ASN's Mission

ASN leads the fight to prevent, treat, and cure kidney diseases throughout the world by educating health professionals and scientists, advancing research and innovation, communicating new knowledge, and advocating for the highest quality care for patients.

learn more

Contact ASN

1401 H St, NW, Ste 900, Washington, DC 20005

email@asn-online.org

202-640-4660

The Latest on Twitter

Kidney Week

Abstract: FR-PO1123

Increased Mitochondrial Metabolic Enzymes Are Associated with Superior Kidney Function After Normothermic Ex Vivo Kidney Perfusion: A Proteomics Study

Session Information

  • Transplantation: Basic
    November 08, 2019 | Location: Exhibit Hall, Walter E. Washington Convention Center
    Abstract Time: 10:00 AM - 12:00 PM

Category: Transplantation

  • 1901 Transplantation: Basic

Authors

  • McEvoy, Caitriona M., University Health Network, Toronto, Ontario, Canada
  • Clotet Freixas, Sergi, University Health Network, Toronto, Ontario, Canada
  • Tokar, Tomas, Princess Margaret Cancer Centre, Toronto, Ontario, Canada
  • Batruch, Ihor, Mount Sinai Hospital, Toronto, Ontario, Canada
  • Reid, Shelby, Institute of Medical Science, University of Toronto, Toronto, Ontario, Canada
  • Pastrello, Chiara, University Health Network, Toronto, Ontario, Canada
  • Urbanellis, Peter, University of Toronto, Toronto, Ontario, Canada
  • Robinson, Lisa, The Hospital for Sick Children, Toronto, Ontario, Canada
  • Selzner, Markus, Toronto General Hospital, Toronto, Ontario, Canada
  • Konvalinka, Ana, University Health Network, Toronto, Ontario, Canada
Background

Normothermic ex-vivo kidney perfusion (NEVKP) is associated with significantly improved graft function following transplantation in comparison to static cold storage (SCS). We hypothesized that NEVKP would induce key alterations in the kidney proteome compared to SCS, and provide insights into the molecular mechanisms central to superior graft function.

Methods

Porcine kidneys were removed following 30 minutes of warm ischemia, and then subjected to either SCS or NEVKP (n=5 each) for 8 hours prior to auto-transplantation. Kidney biopsies were collected at time zero, upon reperfusion, and at POD3. We conducted an unbiased proteomics analysis by LC-MS/MS on Q-Exactive-Plus mass spectrometer. Subsequent analyses were performed using MaxQuant, Perseus, R, pathDIP, mirDIP, and NaVIGATOR.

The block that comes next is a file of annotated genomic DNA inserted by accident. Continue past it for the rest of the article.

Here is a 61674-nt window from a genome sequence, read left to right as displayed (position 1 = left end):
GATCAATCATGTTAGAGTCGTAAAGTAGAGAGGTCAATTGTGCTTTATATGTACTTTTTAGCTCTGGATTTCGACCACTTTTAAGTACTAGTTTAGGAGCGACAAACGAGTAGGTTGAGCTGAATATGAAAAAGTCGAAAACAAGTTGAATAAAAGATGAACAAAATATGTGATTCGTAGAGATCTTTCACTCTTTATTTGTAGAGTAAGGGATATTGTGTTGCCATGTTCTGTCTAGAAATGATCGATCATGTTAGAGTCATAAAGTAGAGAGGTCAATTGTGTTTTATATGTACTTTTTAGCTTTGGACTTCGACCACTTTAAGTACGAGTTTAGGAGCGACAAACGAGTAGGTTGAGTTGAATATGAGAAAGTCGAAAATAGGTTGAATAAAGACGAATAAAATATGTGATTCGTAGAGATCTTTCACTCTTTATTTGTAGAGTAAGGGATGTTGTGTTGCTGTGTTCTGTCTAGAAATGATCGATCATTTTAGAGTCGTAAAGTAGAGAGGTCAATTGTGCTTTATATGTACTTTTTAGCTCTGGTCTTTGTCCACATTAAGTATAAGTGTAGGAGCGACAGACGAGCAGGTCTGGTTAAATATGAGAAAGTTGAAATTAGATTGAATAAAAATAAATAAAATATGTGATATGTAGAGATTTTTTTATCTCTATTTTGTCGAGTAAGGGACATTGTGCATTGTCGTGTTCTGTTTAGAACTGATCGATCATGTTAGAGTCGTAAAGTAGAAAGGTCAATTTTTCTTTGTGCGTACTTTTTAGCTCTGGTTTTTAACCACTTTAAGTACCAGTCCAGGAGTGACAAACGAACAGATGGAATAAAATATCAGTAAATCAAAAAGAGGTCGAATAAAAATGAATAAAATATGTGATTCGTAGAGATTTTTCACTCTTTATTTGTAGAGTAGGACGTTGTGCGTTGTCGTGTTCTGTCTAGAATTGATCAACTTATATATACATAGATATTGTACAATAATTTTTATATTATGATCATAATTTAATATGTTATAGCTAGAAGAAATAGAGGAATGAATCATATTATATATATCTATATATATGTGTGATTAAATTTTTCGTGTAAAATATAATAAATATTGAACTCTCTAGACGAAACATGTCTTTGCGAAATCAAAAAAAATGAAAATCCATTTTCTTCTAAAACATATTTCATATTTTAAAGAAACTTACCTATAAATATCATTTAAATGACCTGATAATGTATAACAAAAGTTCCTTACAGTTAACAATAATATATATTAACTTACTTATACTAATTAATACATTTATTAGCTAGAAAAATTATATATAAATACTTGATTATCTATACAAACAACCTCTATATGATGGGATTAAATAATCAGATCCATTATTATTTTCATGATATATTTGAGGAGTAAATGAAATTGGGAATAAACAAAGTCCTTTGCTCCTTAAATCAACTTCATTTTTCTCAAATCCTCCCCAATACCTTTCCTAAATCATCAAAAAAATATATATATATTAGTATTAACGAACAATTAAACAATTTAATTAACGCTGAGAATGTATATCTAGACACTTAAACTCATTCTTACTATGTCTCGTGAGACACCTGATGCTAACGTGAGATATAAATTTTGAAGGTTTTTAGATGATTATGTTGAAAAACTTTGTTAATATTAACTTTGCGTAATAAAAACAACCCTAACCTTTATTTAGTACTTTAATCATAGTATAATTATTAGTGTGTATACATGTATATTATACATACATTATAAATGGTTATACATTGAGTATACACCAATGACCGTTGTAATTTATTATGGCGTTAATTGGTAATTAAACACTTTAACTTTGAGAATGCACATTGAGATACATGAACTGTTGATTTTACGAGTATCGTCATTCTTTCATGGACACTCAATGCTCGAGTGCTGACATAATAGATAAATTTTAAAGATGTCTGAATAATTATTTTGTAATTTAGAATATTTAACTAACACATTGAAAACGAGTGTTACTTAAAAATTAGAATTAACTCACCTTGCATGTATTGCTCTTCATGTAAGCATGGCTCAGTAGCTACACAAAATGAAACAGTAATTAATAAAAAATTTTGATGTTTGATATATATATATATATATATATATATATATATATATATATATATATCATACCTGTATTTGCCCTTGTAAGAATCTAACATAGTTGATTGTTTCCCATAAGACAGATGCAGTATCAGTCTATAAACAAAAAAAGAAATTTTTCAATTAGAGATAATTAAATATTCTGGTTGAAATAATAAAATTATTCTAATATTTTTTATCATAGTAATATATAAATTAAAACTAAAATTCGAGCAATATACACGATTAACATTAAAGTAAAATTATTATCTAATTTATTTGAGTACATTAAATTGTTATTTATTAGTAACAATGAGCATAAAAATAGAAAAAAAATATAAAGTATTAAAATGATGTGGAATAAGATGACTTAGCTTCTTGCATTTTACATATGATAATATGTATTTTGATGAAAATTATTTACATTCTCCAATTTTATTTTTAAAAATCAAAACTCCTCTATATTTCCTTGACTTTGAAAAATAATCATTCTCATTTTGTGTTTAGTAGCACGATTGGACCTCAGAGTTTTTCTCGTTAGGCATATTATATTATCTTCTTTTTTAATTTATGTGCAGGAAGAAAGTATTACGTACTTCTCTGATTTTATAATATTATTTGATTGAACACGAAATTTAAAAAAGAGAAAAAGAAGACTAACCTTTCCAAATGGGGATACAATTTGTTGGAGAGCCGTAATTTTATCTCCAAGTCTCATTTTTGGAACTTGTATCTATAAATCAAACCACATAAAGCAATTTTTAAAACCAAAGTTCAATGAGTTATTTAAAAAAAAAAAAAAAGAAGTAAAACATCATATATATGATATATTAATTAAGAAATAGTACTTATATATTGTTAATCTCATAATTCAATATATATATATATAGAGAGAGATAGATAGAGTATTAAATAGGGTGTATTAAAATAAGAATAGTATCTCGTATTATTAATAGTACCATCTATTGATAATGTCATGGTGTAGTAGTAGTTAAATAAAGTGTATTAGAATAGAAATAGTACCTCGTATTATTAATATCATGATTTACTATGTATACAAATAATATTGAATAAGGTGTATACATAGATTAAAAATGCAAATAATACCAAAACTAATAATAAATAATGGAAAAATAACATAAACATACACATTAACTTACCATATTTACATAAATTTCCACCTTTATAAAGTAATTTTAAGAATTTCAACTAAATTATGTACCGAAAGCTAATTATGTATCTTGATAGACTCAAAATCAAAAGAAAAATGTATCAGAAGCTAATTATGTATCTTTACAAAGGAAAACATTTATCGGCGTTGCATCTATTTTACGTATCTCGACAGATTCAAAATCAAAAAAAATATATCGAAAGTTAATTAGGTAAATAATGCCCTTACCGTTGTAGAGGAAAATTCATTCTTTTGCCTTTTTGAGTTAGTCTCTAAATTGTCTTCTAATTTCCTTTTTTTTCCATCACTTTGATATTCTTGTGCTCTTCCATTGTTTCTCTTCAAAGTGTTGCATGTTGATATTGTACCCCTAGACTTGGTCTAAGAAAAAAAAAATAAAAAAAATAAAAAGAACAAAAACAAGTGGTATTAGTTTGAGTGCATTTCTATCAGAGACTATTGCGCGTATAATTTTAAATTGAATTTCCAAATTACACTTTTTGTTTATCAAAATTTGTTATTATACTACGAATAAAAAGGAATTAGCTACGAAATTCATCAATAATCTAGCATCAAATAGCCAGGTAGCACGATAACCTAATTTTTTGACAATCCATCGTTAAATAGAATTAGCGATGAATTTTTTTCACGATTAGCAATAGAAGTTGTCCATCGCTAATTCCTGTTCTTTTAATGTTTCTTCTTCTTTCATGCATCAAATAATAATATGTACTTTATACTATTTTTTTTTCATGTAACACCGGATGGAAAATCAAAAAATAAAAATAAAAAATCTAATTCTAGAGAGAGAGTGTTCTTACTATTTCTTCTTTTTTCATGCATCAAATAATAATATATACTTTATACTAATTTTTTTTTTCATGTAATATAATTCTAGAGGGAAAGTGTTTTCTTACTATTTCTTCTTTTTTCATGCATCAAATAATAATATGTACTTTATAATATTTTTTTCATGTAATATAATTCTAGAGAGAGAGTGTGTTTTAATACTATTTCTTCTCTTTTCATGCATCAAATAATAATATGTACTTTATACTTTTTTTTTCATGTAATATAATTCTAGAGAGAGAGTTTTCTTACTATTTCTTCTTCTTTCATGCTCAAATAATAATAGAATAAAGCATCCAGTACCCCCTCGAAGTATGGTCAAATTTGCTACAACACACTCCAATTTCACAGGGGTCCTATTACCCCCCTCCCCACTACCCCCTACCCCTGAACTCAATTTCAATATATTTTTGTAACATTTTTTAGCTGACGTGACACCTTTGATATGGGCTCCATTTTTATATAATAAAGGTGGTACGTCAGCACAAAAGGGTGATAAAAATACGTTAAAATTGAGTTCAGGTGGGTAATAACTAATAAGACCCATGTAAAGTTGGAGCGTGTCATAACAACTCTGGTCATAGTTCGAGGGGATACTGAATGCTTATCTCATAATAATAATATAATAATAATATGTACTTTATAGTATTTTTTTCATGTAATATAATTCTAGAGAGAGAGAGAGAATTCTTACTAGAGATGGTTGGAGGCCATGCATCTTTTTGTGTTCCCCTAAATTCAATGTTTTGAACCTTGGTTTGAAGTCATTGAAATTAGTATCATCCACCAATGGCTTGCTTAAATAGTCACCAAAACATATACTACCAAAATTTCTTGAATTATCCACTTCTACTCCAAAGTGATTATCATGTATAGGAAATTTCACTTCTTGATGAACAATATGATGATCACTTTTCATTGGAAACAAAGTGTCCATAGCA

Results

Kidney function was significantly improved with NEVKP compared to SCS with higher creatinine clearance on POD3 (F-test, p <2.2 x 10-15). We identified 6354 proteins in total (FDR<0.01), with 70 proteins significantly differentially expressed between experimental groups and time points (2-way ANOVA, p<0.05). Gene ontology and pathway enrichment analyses revealed that the proteins increased in NEVKP were significantly associated with the preservation of metabolic processes such as fatty acid ß-oxidation, the TCA cycle and oxidative phosphorylation (e.g. CPT2, MPC2, ETFB, COX4I1). Additionally, proteins associated with the maintenance of adherens junctions and the actin cytoskeleton (e.g. CGNL1, PDLIM4) were enhanced in NEVKP in contrast to SCS. Proteins increased in SCS were associated with RNA binding and protein translation. Comparison with external datasets of ischemia reperfusion injury, and datasets relating to other models of acute and chronic kidney injury confirmed that many of the molecular changes observed in these datasets are expected to be reversed or attenuated by NEVKP.

Conclusion

The proteome-level changes associated with NEVKP demonstrate that the preservation of major metabolic pathways, and of cell polarity and integrity may be pivotal mechanisms by which NEVKP results in improved graft function.